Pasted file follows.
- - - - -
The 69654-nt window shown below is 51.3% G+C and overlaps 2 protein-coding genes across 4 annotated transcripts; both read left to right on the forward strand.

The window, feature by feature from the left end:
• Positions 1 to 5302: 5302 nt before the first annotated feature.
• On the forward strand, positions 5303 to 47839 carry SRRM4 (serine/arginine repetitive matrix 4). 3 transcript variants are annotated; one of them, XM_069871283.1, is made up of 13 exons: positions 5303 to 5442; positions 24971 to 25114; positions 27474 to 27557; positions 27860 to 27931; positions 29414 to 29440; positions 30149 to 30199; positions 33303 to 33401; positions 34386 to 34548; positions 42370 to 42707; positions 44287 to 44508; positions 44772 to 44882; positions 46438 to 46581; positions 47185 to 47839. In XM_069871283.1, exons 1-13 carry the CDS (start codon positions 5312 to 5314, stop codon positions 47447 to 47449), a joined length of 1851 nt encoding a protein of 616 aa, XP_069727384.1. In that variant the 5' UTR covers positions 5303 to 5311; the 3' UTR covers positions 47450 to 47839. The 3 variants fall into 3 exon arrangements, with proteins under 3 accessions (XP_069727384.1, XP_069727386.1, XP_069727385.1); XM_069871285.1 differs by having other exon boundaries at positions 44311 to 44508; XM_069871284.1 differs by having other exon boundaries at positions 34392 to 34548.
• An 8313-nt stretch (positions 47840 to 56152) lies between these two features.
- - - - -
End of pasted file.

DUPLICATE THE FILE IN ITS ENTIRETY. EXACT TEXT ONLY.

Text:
The 69654-nt window shown below is 51.3% G+C and overlaps 2 protein-coding genes across 4 annotated transcripts; both read left to right on the forward strand.

The window, feature by feature from the left end:
• Positions 1 to 5302: 5302 nt before the first annotated feature.
• On the forward strand, positions 5303 to 47839 carry SRRM4 (serine/arginine repetitive matrix 4). 3 transcript variants are annotated; one of them, XM_069871283.1, is made up of 13 exons: positions 5303 to 5442; positions 24971 to 25114; positions 27474 to 27557; positions 27860 to 27931; positions 29414 to 29440; positions 30149 to 30199; positions 33303 to 33401; positions 34386 to 34548; positions 42370 to 42707; positions 44287 to 44508; positions 44772 to 44882; positions 46438 to 46581; positions 47185 to 47839. In XM_069871283.1, exons 1-13 carry the CDS (start codon positions 5312 to 5314, stop codon positions 47447 to 47449), a joined length of 1851 nt encoding a protein of 616 aa, XP_069727384.1. In that variant the 5' UTR covers positions 5303 to 5311; the 3' UTR covers positions 47450 to 47839. The 3 variants fall into 3 exon arrangements, with proteins under 3 accessions (XP_069727384.1, XP_069727386.1, XP_069727385.1); XM_069871285.1 differs by having other exon boundaries at positions 44311 to 44508; XM_069871284.1 differs by having other exon boundaries at positions 34392 to 34548.
• An 8313-nt stretch (positions 47840 to 56152) lies between these two features.